When I was a kid, my father and his wife would take trips with her kids, and leave his kids (my brother and me) behind. At the time, having to stay with Dad’s surgical nurse was a punishment- the step brothers were shepherded to Europe, and I was dumped in the guest room of his employee.

After I got over my teen angst about that, I realized that I had received an unintended gift. A mom, something I didn’t have, had never even knew what that meant. A person that told me repeatedly that “I can do no wrong”, when I had previously believed that was all I could do.

Here’s one of my favorite pictures of Judy from back when her husband Norm were stationed in Germany in the ’60s. I love her impish expression. She looks like Annette Funicello, doesn’t she?

IMG_4873.JPGJudy gave me another gift- the gift of cooking.  I remember being in her kitchen on Christmas or Thanksgiving, one of those holidays reserved for the stepchildren, so I was on my own. While we were idly chatting in the kitchen (always in the kitchen), Judy had an idea.  So she got some carrots out, then peeled, chopped and boiled them. Next they were drained, pureed, mixed with a few ingredients and put in a ramekin and into the oven, and a carrot souffle was in the works to accompany the rack of lamb that was roasting.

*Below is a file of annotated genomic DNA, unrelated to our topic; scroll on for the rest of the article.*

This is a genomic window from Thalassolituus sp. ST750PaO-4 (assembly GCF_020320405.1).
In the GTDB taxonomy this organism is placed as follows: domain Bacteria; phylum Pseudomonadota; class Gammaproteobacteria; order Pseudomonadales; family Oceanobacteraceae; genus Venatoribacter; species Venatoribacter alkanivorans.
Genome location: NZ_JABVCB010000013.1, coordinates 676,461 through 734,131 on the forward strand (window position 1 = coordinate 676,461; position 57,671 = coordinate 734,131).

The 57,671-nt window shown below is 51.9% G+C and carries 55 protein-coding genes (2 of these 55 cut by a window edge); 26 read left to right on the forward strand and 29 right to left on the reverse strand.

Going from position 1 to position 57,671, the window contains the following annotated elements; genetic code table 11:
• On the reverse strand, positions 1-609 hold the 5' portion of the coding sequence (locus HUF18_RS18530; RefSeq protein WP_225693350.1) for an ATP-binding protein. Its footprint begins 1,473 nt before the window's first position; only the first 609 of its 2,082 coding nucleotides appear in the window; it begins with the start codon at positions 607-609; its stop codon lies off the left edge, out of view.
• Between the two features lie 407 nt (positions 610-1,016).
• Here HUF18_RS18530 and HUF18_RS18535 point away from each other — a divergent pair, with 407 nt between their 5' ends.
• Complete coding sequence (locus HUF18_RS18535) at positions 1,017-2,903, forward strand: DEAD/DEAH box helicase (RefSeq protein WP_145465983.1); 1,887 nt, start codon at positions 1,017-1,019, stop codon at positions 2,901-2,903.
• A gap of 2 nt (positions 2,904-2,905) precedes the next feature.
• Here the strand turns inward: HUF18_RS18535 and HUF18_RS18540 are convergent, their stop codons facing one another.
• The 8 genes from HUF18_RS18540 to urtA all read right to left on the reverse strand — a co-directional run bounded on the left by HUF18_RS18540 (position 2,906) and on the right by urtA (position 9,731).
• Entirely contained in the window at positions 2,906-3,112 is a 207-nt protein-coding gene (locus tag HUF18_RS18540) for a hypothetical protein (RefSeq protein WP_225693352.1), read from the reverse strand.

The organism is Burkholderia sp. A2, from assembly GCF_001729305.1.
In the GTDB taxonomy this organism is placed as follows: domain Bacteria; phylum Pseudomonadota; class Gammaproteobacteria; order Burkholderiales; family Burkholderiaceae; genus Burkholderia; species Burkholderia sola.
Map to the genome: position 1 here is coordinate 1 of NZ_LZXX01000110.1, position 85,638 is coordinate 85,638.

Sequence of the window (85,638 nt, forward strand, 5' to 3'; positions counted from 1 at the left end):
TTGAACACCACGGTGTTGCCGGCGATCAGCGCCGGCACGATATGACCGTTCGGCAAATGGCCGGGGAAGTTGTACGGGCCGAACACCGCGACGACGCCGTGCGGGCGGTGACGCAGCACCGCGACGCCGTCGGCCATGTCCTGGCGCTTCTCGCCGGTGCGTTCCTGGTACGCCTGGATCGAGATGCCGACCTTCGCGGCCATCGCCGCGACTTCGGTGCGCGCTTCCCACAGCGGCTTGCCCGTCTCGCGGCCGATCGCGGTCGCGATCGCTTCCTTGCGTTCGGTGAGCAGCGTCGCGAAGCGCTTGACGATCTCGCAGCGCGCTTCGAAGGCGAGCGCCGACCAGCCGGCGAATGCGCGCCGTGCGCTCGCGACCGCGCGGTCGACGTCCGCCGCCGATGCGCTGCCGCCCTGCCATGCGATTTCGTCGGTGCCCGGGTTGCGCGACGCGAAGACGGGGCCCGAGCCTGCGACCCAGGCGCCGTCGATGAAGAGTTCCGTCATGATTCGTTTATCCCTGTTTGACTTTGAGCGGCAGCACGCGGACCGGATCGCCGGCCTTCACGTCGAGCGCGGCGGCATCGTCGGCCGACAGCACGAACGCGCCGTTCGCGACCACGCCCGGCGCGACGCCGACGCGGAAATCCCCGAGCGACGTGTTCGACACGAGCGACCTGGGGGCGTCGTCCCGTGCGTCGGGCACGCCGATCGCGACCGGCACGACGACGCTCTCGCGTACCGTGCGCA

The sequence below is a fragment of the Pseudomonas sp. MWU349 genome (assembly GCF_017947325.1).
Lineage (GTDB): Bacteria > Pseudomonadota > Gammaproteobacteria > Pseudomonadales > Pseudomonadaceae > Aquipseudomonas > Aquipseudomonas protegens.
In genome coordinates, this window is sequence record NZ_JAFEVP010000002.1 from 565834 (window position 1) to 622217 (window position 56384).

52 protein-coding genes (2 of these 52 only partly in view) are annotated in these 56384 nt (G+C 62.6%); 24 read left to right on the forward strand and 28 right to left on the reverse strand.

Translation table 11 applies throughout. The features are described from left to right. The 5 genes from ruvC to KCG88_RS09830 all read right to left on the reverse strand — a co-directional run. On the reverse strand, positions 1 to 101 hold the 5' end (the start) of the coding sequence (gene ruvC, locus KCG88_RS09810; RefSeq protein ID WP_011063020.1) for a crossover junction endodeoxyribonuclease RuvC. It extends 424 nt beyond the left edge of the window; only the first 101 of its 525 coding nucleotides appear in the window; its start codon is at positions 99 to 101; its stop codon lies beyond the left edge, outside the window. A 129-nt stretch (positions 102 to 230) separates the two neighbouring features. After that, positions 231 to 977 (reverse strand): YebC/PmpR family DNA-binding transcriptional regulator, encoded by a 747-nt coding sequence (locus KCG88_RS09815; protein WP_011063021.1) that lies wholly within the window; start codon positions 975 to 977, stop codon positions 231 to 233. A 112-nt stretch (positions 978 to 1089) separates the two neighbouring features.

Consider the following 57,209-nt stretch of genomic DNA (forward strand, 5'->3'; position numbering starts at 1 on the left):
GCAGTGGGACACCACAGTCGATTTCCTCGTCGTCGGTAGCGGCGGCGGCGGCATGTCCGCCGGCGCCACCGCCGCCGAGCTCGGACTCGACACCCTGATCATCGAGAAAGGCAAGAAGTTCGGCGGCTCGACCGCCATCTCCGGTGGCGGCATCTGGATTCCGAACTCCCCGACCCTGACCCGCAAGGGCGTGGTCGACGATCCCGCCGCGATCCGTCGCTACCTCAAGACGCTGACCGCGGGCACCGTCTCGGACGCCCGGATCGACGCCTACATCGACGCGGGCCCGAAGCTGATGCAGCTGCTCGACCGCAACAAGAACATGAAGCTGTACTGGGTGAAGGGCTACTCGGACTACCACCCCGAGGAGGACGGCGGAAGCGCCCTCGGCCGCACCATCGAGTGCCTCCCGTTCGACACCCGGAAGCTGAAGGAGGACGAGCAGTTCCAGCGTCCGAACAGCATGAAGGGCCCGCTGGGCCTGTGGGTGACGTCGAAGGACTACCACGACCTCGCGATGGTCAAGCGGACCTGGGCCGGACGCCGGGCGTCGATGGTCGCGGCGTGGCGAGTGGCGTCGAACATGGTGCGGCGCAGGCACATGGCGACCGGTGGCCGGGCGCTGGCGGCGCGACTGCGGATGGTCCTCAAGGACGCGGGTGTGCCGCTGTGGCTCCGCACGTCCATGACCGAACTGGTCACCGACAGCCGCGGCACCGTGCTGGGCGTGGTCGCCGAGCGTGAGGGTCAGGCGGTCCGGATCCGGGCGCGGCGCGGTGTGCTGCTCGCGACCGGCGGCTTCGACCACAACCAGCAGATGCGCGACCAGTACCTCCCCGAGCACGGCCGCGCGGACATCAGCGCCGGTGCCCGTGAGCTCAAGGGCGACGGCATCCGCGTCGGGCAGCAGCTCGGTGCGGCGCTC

I never knew *people* could cook like this.  I was a huge fan (and still am) of Stouffer’s Spinach Souffle.  It never occurred to me that a person in a home kitchen could create such a marvel.

Judy and I shared recipes and techniques for years.  I’ve always been a “seat of my pants” kind of cook, using recipes as a jumping off place, and Judy had the mind of a baker.  She trusted recipes and proportions. She knew that someone had labored over it, and she respected that.  She was a nurse, after all- you don’t wing it in surgery, you do what’s right and tested. Her recipe box of tried and trues has many cards in my writing, and it makes me so proud.

But more than that, she was a wonderful person.  Loving and generous, taking a confused teenager under her wing and showing me kindness, affection and respect. Having an adult that cared about me changed my life. She trusted me, which was so foreign to me at the time, and it took me a long time to realize that she meant it. There wasn’t a false bone in her body.

Don’t get me wrong, she wasn’t a saint. She taught me about “bless your heart”.  She had a bawdy sense of humor, especially when it came to her Beaver fur coat. She’d sidle up to you and ask if you’d like to touch her beaver, innocent as you please. It was hilarious. We had an ongoing cat theme, after I hid post-its with cat drawings all over her office.  That went on for years.  Every card we sent to each other had a cat on it. That’s not always easy, depending on the occasion.  Halloween- easy.  Thanksgiving, less so.

She passed on March 4th, 2015. I will miss her always, but also always be grateful that she “adopted” me.

Here’s a pic from when she came to visit me in Colorado in about 1995.  Yep, that’s her beaver.

And one more that’s a favorite of mine, taken long before I knew her as Nurse Judy.

I will never forget the gifts she gave me, all intangible, and worth more than any object.  She taught me to cook, but she loved me and was always there for me.  And it meant, still means, the world.

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